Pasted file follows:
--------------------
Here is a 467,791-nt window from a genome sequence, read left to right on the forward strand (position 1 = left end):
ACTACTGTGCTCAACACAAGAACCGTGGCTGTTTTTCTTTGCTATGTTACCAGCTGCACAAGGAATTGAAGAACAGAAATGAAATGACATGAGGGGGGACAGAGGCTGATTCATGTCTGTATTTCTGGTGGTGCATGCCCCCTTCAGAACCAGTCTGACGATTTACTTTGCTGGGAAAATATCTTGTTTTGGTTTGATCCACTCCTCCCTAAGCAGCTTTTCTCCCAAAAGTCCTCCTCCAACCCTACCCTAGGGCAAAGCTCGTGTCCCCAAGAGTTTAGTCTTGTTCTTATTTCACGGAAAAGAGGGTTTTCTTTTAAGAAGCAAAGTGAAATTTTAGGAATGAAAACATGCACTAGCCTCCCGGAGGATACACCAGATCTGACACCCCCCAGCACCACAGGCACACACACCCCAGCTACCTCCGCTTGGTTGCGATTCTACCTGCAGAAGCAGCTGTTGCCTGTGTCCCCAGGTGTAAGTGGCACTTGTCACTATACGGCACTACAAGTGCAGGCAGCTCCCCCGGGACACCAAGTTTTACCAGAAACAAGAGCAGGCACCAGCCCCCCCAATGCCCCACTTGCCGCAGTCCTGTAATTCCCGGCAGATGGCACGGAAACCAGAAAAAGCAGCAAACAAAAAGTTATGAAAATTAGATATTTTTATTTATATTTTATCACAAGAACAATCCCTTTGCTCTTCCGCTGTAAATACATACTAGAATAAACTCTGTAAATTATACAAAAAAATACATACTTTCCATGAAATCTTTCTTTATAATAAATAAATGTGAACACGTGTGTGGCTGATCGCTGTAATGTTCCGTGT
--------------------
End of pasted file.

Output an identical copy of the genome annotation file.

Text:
Here is a 467,791-nt window from a genome sequence, read left to right on the forward strand (position 1 = left end):
ACTACTGTGCTCAACACAAGAACCGTGGCTGTTTTTCTTTGCTATGTTACCAGCTGCACAAGGAATTGAAGAACAGAAATGAAATGACATGAGGGGGGACAGAGGCTGATTCATGTCTGTATTTCTGGTGGTGCATGCCCCCTTCAGAACCAGTCTGACGATTTACTTTGCTGGGAAAATATCTTGTTTTGGTTTGATCCACTCCTCCCTAAGCAGCTTTTCTCCCAAAAGTCCTCCTCCAACCCTACCCTAGGGCAAAGCTCGTGTCCCCAAGAGTTTAGTCTTGTTCTTATTTCACGGAAAAGAGGGTTTTCTTTTAAGAAGCAAAGTGAAATTTTAGGAATGAAAACATGCACTAGCCTCCCGGAGGATACACCAGATCTGACACCCCCCAGCACCACAGGCACACACACCCCAGCTACCTCCGCTTGGTTGCGATTCTACCTGCAGAAGCAGCTGTTGCCTGTGTCCCCAGGTGTAAGTGGCACTTGTCACTATACGGCACTACAAGTGCAGGCAGCTCCCCCGGGACACCAAGTTTTACCAGAAACAAGAGCAGGCACCAGCCCCCCCAATGCCCCACTTGCCGCAGTCCTGTAATTCCCGGCAGATGGCACGGAAACCAGAAAAAGCAGCAAACAAAAAGTTATGAAAATTAGATATTTTTATTTATATTTTATCACAAGAACAATCCCTTTGCTCTTCCGCTGTAAATACATACTAGAATAAACTCTGTAAATTATACAAAAAAATACATACTTTCCATGAAATCTTTCTTTATAATAAATAAATGTGAACACGTGTGTGGCTGATCGCTGTAATGTTCCGTGT